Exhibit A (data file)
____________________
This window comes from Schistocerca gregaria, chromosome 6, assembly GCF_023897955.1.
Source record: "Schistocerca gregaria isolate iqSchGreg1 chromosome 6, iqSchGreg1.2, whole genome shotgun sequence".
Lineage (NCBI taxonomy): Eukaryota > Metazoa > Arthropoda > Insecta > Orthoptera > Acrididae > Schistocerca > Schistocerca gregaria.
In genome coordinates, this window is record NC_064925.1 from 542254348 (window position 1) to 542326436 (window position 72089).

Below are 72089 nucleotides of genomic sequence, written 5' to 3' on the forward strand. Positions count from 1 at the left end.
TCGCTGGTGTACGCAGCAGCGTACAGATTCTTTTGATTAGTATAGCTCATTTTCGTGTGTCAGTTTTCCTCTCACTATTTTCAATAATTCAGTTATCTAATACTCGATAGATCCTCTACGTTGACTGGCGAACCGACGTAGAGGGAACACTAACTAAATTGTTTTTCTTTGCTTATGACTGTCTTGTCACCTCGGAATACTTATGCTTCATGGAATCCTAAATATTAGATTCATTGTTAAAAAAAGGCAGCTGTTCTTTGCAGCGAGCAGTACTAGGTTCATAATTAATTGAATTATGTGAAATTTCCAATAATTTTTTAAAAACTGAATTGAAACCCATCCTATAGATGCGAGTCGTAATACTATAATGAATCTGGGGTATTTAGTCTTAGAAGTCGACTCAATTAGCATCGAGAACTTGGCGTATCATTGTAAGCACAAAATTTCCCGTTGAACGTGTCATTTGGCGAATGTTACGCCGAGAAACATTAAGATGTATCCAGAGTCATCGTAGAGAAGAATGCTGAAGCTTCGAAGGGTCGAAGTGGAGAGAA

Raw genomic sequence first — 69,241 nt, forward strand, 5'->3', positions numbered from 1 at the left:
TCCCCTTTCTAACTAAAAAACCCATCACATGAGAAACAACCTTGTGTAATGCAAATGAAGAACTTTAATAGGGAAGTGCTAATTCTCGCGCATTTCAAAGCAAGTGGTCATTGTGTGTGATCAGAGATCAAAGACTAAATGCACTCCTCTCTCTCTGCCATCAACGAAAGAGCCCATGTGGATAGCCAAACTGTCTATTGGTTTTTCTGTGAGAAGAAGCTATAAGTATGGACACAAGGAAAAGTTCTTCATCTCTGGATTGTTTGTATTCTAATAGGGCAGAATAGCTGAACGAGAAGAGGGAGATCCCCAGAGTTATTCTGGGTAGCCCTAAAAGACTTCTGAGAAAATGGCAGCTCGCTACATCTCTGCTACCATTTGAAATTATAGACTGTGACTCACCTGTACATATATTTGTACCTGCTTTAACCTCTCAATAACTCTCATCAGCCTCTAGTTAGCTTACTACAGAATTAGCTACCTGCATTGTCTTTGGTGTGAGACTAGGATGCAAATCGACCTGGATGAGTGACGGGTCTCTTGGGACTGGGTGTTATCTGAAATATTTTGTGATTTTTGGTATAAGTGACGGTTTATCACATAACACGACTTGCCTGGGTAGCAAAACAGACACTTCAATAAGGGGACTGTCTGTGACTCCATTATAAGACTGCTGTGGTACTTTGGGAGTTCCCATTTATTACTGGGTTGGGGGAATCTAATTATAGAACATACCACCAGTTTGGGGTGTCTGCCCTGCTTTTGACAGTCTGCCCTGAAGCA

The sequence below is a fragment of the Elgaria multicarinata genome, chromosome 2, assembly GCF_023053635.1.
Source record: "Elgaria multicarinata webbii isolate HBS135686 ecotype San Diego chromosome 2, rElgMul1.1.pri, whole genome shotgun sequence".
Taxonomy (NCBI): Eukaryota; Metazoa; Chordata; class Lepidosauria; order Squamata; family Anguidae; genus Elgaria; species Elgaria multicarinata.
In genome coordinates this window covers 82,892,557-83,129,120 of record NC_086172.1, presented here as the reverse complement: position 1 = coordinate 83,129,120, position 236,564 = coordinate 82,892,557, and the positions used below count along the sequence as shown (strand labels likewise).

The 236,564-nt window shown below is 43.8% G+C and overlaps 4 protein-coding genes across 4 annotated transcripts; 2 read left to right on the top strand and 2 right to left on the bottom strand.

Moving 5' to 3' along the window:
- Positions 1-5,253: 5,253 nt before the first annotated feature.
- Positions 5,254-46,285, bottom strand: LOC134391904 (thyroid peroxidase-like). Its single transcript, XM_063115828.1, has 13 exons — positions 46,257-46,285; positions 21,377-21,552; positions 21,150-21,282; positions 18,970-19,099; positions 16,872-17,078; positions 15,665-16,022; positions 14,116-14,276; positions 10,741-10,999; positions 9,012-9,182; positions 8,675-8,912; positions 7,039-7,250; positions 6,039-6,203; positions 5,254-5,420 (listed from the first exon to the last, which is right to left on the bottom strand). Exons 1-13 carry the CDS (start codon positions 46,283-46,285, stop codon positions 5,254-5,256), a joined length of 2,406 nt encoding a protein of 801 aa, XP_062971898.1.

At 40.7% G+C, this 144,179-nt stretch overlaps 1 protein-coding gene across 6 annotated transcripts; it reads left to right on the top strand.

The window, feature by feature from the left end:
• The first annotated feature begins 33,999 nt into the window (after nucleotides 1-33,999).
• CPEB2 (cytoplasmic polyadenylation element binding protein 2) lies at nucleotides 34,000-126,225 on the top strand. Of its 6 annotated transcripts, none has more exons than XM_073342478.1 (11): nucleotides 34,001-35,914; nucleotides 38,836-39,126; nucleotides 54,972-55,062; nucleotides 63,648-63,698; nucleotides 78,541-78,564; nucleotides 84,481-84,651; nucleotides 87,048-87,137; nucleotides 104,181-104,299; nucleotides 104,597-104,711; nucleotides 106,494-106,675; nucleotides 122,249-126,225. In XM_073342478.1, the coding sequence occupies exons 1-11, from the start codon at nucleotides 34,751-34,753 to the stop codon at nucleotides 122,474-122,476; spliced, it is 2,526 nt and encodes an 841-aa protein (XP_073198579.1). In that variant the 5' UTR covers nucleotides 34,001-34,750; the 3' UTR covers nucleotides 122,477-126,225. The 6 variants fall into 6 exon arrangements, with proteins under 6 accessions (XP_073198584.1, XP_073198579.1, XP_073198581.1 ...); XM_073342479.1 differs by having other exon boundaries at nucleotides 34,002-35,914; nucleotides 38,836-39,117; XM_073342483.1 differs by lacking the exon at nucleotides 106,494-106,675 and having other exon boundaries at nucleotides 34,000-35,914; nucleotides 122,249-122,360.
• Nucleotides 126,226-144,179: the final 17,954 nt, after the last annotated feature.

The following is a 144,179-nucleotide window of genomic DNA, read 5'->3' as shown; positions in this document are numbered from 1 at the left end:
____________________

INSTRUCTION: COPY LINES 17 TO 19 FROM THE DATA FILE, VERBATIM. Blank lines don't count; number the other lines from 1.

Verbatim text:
At 40.7% G+C, this 144,179-nt stretch overlaps 1 protein-coding gene across 6 annotated transcripts; it reads left to right on the top strand.

The window, feature by feature from the left end:
• The first annotated feature begins 33,999 nt into the window (after nucleotides 1-33,999).